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Practice ownership models must be more flexible, says Medivet senior partner

Medivet senior partner Adi Nell says the profession needs to consider new business models to encourage more vets into ownership, as well as fresh approaches to supporting the role. 

The comments are in response to the issues and recommendations highlighted in the VetFutures report, such as the number of female practice owners and a perceived lack of business skills in the profession.

“Client expectations have changed drastically in the past 15 years, but so have the desires of potential practice owners. The world of clinical practice is changing at a rate we’ve never seen before. Owning a practice, along with the other increasing demands on our limited time and energy, is becoming more of a challenge too. This is evident with the growth of business support and development services, indicating an increased demand for that support.

“New practice owners aren’t like previous generations. Although traditional models of ownership are changing gradually, we also need different models of working, such as flexible hours, and different methods of support are needed.”

Mr Nell says Medivet is proud of the fact it remains flexible and adapts its offering to suit the vets and practice owners of today and tomorrow. Women increasingly dominate the profession in terms of overall numbers, but not when it comes to practice ownership – a trend noted in the VetFutures report.

Women are less likely to be a sole principal, director or partner according to a 2014 Vet Futures report and some have highlighted the case for vet schools to develop women’s business leadership potential and skills.

Mr Nell believes more needs to be done. “We’re very happy to have so many women as business partners with us. The combination of clinical freedom, business support and a real feeling of teamwork and care for each other are some of the features that enable our partnership model to work so well. The scope for clinical and business development is huge, and we do our very best to look after all our people as they grow. 

“However, there are still far too many bright, talented and highly trained vets leaving the profession after too short a time,” added Mr Nell. “Why do we turn these diamonds into coal? We need to understand what’s driving this and how we can adapt. The VetFutures report starts to offer some of the answers – and has uncovered even more questions!”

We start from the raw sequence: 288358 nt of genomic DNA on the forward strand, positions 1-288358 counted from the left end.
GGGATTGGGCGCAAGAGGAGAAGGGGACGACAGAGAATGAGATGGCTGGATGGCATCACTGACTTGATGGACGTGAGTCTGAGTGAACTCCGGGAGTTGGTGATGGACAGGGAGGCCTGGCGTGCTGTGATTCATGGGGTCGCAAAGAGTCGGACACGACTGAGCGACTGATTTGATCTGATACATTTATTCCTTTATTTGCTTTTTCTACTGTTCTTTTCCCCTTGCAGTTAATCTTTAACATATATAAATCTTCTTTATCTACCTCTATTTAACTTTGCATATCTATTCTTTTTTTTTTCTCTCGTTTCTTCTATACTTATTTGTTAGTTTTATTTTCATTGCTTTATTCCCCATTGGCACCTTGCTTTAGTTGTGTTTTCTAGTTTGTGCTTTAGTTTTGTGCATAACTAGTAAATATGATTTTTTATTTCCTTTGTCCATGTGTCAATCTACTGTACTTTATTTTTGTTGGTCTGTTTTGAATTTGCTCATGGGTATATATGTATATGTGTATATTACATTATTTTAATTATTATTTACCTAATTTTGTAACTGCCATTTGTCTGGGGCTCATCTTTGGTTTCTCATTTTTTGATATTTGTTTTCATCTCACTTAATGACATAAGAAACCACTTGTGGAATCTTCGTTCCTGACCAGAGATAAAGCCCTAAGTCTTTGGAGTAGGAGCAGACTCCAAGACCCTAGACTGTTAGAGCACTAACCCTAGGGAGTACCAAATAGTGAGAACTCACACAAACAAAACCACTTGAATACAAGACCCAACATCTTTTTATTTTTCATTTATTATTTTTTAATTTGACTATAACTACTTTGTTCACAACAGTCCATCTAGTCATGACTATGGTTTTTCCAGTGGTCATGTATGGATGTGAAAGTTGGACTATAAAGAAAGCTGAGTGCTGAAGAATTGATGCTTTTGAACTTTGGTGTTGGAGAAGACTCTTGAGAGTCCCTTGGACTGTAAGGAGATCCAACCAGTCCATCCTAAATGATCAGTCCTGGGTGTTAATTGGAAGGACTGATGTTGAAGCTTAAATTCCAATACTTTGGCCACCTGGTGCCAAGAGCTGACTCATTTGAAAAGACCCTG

The VetFutures report also found aspirations of practice ownership or partnership dropped from 45% among students to 25% once vets start work. To address the “perceived decline in appetite for practice ownership”, Mr Nell believes offering opportunities for vets to expand into other areas of expertise is key.

“I started out offering dermatology referral services to various Medivet branches before becoming a branch partner myself. I’m now in charge of a Medivet region of 16 practices as well as being involved in strategy, marketing, HR and operations, which I absolutely love, but never predicted I would do.

“I believe fewer and fewer vets see themselves doing the same job in clinical practice for their entire careers. That includes not wanting to be an employee for life, but also not wanting to have all the responsibility and burden of individual practice ownership. A big group like Medivet allows them to find the niche they enjoy and to develop the skills they value, to the benefit of their own careers, their business success, their client care and their patients’ health.”

To learn more about career opportunities at Medivet, including partnerships, graduate support, and training, visit or email Ellie Sheridan-Swain on

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